FileFerret design

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Woozle: Projects: FileFerret: design


This page is for FileFerret design details, as I create them.


FileFerret must know how to access a file from different machines. This complicates things a little bit. (It is necessary so that FileFerret can manage accessible files across all machines, not just machines with a FileFerret agent installed, thus maximizing its ability to track files with a minimum of deployment.)

FileFerret also has the idea of an "elemental" file ("Filament"), which is an abstraction of a particular data pattern that may be contained by multiple Files on multiple machines (e.g. backup copies).

A Filament can correspond to zero or more Files. A File is contained within a hierarchy of Folders; at some point in the hierarchy of folders must be a Location which can be Mapped for each machine in order for that machine to be able to access it. The file/folder objects contain only relative path information; the mapping gives an absolute path for the top level of the hierarchy, to which the relative path is added to get the full local (i.e. machine-specific) filespec.

From the user's point of view, this should all be hidden as much as possible by assuming the mappings available to the user's machine, but I haven't worked out a good conceptual system for handling this; so far the technique has been to provide a set of utility routines for translating between local filespecs, Files, and Filaments.

Data Concepts

  • A File corresponds to the traditional operating system concept of a file, extended somewhat by:
    • the ability to locate files in non-local and offline media
    • the need for different machines to be able to locate the same file from the same information
  • A Filament (portmanteau for "elemental file") corresponds to a particular ordered set of data values which in turn may correspond to zero or more actual files (if more than one file corresponds to the same filament, then those files contain identical data, though they do not necessarily have the same filename, timestamps, security attributes, etc.). Any filament may also have the following attributes in FileFerret's database:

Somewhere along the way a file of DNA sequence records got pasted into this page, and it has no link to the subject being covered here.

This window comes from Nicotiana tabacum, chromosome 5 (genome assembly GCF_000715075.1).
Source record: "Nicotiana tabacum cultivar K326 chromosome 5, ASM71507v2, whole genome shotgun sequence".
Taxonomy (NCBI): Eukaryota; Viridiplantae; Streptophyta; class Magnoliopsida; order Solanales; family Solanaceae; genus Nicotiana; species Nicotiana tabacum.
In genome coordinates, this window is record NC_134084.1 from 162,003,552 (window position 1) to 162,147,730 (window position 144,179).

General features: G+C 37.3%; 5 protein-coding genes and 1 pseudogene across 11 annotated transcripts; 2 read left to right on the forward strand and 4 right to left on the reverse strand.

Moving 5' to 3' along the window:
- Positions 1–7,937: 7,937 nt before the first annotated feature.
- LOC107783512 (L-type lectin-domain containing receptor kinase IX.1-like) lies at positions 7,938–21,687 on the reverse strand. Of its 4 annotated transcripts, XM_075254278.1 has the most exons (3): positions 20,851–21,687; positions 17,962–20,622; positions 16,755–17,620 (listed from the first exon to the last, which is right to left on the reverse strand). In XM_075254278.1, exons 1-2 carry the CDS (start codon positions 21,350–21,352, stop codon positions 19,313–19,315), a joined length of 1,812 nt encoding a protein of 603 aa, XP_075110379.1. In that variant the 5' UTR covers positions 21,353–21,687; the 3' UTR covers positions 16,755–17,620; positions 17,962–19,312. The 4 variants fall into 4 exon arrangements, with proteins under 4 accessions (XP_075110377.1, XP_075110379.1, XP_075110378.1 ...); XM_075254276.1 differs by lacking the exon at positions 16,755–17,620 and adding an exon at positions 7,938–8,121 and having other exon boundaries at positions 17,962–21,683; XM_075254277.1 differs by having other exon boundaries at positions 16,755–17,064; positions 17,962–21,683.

• a description
    • one or more topics
  • A Folder corresponds to the traditional operating system concept of a folder or directory, i.e. it is a named location which may contain zero or more files, and also has a number of OS-dependent attributes such as creation time, access permissions, etc. Any given folder may or may not be reachable by any particular machine; if a folder is reachable by a particular machine, however, it is assumed that all folders underneath it are also reachable by that machine (although a given folder's contents may be inaccessible due to security restrictions).
  • A Location is a record of the highest-level folders which are accessible to any particular class of machine. It consists of:
    • ID unique identifier, referred to by Mappings
    • ID_Folder: ID of highest-level Folder which is being pinned down
    Locations will be entirely human-maintained in early versions of FileFerret; later on it may be possible to have FileFerret detect known folders which have been moved to other filespecs
    Locations generally correspond to the root folders of storage media (including fixed disks) and folders shared over the network.
    There are currently two classes of machine, from a file-access point of view:
    • "root level" machines can access the entire file structure (including local file structures) if they have the right user/password
    • "share level" machines can only access explicitly shared folders (via Samba or other network file-sharing protocols), typically due to limitations in the network protocols available for them to use.
  • A Mapping represents to a particular machine's view of a Location, i.e. how to access it. Mappings generally correspond to storage media reading devices (including fixed disks) and network shares. Each mapping consists of:
    • ID: unique identifier for easy reference
    • ID_Location: which location is being mapped
    • ID_Machine: which machine this location is being mapped for
    • FileSpec: how to access the location on the specified machine; includes "protocol://user@servername:password" where applicable
    • isPrimary: is Machine primarily responsible for maintaining the record of this Location (i.e. the mapped Folder and all files under it)?
    Note: Location x Machine must be unique

Notes for Next Version

  • Is there any real reason for Locations to have its own table? If the problem is just that we want to be able to choose from a shorter list than "all folders", wouldn't a flag be good enough? (Filtering on ID_Parent IS NULL wouldn't be sufficient in cases where a share is below the root-folder.)